The Real Thing - Antiques
The antiques and collectibles market has exploded into popularity, much of it due to the new on-line auction services and the PBS TV program "Antiques Roadshow." Many people new to the hobby don't have the experience to always tell what is valuable and what isn't. Here are some tips:
- Antique furniture can lose a lot of value if it has been restored. Look for these usual areas of restoration: the top, feet and hardware, including handles, knobs and wheels.
- Fake autographs are everywhere, even those with a "Certificate of Authenticity" are not guaranteed to be authentic. Research the item before you turn over any money. Be very careful buying autographs; they are easily faked.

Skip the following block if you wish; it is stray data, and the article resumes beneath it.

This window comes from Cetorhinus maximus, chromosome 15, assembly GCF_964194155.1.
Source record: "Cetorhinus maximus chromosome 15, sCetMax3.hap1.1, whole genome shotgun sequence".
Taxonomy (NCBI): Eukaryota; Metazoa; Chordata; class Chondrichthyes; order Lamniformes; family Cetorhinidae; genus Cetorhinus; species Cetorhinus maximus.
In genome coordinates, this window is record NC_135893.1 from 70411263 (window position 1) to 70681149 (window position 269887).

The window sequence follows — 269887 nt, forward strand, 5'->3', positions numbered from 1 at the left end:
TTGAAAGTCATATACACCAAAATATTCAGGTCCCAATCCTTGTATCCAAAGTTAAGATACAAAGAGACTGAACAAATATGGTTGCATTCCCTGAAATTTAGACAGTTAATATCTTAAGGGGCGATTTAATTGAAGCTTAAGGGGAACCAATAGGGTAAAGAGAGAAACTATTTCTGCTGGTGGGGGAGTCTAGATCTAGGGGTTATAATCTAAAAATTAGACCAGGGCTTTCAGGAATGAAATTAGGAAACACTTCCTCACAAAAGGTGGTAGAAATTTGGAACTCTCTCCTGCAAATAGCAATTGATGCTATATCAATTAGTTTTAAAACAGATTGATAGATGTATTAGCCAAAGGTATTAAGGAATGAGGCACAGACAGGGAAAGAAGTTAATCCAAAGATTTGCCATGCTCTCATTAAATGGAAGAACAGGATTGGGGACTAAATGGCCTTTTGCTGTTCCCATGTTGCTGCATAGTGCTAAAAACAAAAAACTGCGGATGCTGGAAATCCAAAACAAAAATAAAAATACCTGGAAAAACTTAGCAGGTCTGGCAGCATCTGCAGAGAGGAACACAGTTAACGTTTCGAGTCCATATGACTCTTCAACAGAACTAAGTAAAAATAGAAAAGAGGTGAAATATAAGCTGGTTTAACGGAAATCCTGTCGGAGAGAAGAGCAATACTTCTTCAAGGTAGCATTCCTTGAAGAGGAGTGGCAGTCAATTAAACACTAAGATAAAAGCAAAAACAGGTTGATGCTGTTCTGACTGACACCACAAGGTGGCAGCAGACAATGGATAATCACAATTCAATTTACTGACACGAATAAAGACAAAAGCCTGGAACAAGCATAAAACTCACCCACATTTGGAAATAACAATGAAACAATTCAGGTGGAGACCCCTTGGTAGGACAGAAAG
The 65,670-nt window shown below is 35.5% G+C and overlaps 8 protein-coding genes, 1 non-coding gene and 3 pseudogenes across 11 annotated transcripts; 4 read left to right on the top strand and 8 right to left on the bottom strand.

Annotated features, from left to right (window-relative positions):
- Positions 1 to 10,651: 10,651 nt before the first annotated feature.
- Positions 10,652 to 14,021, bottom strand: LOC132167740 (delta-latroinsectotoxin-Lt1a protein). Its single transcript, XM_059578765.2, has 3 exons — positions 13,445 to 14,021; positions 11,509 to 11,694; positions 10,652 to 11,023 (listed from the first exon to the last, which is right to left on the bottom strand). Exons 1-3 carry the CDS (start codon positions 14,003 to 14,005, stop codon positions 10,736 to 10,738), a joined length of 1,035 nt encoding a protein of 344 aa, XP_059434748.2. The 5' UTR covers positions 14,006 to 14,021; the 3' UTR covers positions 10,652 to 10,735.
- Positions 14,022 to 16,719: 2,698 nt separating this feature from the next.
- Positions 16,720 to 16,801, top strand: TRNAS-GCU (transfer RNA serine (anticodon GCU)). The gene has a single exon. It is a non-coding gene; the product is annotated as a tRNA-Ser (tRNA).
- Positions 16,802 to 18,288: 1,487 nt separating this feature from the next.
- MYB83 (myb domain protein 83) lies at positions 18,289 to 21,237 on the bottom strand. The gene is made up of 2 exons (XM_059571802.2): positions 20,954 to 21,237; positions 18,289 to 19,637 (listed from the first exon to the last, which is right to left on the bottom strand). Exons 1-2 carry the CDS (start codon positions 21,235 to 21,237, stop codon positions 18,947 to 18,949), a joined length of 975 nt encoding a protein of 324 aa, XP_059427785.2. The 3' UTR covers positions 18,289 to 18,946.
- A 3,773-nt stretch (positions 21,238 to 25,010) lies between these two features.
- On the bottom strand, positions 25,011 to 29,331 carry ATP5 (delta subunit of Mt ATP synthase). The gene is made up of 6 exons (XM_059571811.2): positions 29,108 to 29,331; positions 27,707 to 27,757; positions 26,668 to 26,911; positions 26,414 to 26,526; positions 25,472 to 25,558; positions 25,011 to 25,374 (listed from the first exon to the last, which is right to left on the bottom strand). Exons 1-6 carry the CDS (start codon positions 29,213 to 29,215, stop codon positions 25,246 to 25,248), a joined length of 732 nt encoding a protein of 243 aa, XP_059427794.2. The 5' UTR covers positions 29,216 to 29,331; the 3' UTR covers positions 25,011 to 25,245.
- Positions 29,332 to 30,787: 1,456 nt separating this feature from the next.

- The "karat" stamp on a piece of gold jewelry is only an indication of gold content and not absolute proof that the item is gold. Many amateurs are fooled because they naively believe that a karat stamp is irrefutable evidence of solid gold.
- How to tell crystal from glass: Hold the item in your hand. If it seems to get colder, it's crystal. Glass will seem to get warmer as you hold it.
- An original mirror with original glass is worth more than one with replacement glass. Glass warps with age, so the original glass in an old mirror should distort a reflection.